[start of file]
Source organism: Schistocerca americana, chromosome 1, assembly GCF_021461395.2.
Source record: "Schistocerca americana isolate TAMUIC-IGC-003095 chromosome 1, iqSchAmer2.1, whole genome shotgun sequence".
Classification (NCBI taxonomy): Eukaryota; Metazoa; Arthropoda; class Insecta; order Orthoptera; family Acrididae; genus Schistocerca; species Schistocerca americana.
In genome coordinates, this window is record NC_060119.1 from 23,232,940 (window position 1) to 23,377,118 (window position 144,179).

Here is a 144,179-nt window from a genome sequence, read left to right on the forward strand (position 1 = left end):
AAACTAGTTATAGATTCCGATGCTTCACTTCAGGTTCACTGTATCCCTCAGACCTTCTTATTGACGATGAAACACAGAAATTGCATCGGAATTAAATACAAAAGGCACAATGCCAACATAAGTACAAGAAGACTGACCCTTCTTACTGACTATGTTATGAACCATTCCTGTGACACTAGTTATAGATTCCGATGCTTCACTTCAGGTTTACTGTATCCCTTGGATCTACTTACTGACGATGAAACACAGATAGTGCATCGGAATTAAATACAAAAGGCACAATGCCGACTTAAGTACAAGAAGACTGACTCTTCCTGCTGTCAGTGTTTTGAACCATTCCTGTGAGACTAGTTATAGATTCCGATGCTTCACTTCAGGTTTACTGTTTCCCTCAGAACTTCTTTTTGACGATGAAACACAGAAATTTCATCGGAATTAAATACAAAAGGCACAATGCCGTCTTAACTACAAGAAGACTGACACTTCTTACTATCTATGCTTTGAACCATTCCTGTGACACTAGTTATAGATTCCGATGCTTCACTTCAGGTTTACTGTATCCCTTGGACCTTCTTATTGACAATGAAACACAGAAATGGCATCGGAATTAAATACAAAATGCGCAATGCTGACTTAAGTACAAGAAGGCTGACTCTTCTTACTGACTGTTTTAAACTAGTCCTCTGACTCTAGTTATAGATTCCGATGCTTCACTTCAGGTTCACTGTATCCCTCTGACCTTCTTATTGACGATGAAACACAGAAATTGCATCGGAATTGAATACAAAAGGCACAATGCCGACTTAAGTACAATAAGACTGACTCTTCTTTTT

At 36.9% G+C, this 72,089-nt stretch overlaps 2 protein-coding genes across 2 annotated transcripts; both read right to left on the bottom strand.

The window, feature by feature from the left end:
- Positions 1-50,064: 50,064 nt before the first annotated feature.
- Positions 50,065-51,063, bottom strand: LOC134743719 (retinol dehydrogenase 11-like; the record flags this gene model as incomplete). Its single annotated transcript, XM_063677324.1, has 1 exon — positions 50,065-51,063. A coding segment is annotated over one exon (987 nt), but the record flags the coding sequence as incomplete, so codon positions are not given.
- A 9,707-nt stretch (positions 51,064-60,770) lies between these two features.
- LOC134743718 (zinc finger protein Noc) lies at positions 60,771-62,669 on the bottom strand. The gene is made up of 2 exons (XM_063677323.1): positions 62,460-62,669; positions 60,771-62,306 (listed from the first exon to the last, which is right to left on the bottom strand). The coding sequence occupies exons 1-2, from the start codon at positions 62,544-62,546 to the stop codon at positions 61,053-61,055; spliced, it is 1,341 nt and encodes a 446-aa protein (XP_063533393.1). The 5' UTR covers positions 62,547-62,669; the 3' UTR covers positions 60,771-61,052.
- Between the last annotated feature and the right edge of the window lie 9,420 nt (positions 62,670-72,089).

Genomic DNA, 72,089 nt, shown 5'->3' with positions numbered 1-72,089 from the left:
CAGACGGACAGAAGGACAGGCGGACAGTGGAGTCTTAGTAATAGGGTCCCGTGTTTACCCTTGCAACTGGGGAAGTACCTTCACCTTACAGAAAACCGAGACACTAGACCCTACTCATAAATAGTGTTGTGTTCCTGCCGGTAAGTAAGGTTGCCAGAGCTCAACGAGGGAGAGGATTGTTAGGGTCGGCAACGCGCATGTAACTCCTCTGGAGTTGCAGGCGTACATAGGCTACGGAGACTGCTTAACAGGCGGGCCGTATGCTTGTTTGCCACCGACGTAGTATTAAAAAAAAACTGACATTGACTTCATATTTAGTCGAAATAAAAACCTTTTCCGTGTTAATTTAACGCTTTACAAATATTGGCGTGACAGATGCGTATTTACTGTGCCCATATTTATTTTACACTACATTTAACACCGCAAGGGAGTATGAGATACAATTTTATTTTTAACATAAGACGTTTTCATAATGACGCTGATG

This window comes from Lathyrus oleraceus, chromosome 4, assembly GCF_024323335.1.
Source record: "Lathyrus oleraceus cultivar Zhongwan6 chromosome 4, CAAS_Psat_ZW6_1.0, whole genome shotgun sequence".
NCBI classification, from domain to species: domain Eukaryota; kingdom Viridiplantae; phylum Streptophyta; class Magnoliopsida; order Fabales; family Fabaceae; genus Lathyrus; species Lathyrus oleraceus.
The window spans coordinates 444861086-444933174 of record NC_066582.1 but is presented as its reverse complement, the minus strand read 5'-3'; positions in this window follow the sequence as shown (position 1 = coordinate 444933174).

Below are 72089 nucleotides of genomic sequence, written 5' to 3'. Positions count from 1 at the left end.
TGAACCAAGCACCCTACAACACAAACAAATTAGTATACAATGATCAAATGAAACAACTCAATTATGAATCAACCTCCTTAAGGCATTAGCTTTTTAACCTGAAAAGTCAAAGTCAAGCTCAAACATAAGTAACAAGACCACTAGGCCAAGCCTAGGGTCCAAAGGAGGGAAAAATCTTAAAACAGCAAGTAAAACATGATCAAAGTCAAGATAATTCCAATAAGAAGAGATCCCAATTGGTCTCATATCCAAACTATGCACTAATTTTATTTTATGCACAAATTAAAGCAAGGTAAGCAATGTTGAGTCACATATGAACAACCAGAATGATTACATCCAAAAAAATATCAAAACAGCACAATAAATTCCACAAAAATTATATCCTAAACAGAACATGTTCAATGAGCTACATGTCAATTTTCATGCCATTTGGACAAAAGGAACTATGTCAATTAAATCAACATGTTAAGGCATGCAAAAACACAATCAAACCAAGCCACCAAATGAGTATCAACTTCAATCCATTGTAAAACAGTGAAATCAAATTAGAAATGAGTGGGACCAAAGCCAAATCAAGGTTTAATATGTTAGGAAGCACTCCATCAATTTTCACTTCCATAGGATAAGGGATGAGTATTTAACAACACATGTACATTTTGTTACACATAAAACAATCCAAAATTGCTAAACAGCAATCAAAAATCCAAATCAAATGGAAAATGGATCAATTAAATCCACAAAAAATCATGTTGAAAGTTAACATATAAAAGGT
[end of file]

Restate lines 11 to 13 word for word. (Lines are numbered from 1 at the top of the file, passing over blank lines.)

- A 9,707-nt stretch (positions 51,064-60,770) lies between these two features.
- LOC134743718 (zinc finger protein Noc) lies at positions 60,771-62,669 on the bottom strand. The gene is made up of 2 exons (XM_063677323.1): positions 62,460-62,669; positions 60,771-62,306 (listed from the first exon to the last, which is right to left on the bottom strand). The coding sequence occupies exons 1-2, from the start codon at positions 62,544-62,546 to the stop codon at positions 61,053-61,055; spliced, it is 1,341 nt and encodes a 446-aa protein (XP_063533393.1). The 5' UTR covers positions 62,547-62,669; the 3' UTR covers positions 60,771-61,052.
- Between the last annotated feature and the right edge of the window lie 9,420 nt (positions 62,670-72,089).